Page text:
Was I ever wrong. I got an email from Mr. Luis Francisco Rodriguez, the head of all sales, marketing and operations for Domino’s pizza in the Dominican Republic. In the email, Mr. Rodriguez gave me his personal mobile phone number and invited me to call him with any questions I might have. So I did.
The first question I asked was about the sweetness of the sauce:
“We use sugar to temper the acidity of the tomatoes in the pizza sauce,” Mr. Rodriguez explained. “We always used a better grade of cheese in this region because the people here have an Italian palate: we use more sugar, less black pepper and more salt (than in the mainland United States).”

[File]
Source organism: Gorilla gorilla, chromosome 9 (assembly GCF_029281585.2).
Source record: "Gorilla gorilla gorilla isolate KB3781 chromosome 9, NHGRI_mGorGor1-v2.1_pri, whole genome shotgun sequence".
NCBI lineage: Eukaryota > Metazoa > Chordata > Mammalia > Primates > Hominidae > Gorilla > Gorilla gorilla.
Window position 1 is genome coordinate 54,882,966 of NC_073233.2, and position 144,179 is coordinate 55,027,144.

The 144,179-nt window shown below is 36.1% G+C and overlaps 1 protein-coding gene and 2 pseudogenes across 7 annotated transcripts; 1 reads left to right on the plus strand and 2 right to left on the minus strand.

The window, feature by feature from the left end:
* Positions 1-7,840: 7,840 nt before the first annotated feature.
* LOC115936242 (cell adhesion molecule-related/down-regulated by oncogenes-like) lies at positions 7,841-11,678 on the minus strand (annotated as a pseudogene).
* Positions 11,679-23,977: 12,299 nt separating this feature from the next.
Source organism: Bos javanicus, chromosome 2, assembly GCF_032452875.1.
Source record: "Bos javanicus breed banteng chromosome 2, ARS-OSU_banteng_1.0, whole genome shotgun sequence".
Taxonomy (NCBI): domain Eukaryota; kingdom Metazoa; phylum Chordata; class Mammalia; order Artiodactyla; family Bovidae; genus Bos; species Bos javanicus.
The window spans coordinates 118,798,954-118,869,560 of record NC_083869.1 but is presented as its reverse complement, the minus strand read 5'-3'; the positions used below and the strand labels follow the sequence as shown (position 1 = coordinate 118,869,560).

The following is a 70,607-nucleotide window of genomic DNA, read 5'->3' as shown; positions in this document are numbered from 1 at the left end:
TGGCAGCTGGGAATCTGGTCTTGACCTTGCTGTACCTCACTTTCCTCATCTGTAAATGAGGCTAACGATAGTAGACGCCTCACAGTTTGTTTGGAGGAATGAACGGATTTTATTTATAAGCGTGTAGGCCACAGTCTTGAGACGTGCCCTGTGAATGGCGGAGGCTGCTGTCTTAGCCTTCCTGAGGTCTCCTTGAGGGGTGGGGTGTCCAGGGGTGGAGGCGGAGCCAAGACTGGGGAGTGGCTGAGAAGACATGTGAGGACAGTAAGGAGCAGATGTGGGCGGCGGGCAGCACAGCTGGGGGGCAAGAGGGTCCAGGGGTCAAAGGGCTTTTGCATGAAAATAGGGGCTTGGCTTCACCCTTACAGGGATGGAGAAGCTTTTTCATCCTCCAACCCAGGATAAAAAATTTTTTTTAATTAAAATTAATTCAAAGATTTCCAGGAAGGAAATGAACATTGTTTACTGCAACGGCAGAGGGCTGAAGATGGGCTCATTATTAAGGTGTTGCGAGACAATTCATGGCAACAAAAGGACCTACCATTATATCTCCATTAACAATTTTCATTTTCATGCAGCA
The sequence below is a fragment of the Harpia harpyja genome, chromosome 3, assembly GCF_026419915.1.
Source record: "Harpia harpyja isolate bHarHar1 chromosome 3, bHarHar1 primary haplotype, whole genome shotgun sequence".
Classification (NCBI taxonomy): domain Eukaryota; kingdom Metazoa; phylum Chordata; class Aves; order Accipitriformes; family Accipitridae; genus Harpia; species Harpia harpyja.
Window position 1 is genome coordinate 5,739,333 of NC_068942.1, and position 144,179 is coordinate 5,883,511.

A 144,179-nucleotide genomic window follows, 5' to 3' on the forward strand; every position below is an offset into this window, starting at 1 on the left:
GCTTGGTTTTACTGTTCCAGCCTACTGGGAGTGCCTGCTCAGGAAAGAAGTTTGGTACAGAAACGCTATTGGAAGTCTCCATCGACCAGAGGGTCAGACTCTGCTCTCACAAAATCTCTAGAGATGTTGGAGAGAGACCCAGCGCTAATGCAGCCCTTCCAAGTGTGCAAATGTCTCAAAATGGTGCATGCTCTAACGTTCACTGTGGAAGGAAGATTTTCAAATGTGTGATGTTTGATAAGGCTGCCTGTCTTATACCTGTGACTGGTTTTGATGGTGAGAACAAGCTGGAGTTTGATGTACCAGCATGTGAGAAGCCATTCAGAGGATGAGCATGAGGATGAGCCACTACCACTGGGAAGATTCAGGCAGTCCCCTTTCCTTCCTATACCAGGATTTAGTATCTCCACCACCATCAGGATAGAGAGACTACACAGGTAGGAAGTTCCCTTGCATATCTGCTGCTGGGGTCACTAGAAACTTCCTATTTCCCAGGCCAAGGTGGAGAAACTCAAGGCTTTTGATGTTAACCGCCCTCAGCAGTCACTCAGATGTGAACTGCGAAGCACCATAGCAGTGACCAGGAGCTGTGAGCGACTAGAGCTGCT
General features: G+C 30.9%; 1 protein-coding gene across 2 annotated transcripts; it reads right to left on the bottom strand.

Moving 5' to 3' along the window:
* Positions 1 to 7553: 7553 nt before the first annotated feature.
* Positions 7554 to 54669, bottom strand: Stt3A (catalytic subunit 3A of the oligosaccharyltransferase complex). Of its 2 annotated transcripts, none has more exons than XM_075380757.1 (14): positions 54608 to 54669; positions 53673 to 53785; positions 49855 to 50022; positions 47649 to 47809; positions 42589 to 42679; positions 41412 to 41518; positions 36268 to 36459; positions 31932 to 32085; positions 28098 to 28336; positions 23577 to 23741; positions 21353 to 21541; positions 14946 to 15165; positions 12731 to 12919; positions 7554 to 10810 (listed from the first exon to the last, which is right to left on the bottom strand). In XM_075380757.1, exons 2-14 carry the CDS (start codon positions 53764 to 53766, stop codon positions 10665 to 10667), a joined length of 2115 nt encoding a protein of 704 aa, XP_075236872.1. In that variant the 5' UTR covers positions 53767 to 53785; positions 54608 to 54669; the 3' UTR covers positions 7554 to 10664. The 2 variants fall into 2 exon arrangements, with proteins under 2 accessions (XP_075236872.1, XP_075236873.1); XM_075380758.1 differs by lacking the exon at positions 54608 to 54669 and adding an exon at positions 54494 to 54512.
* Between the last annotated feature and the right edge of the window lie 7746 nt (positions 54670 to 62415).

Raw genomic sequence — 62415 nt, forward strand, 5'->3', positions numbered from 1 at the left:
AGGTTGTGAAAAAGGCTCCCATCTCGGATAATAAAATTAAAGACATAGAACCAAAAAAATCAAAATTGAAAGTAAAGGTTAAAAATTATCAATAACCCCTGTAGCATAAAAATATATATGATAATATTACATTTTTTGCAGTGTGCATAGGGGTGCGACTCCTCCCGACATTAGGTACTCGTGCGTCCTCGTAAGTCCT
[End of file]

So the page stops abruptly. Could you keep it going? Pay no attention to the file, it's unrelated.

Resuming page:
Apparently I have no shame, because my next question seems now to have been a bit much considering how gracious he was being; still, I somehow also suggested that the pizza there was “too greasy.”
“If the dough is not stretched properly, then the cheese-to-oil and water mixture can be off kilter,” Mr. Rodriguez replied.
So when Domino’s pizza does an advertising campaign about how their pizzas are better because their knowledge of pizzas is better – I am inclined to agree.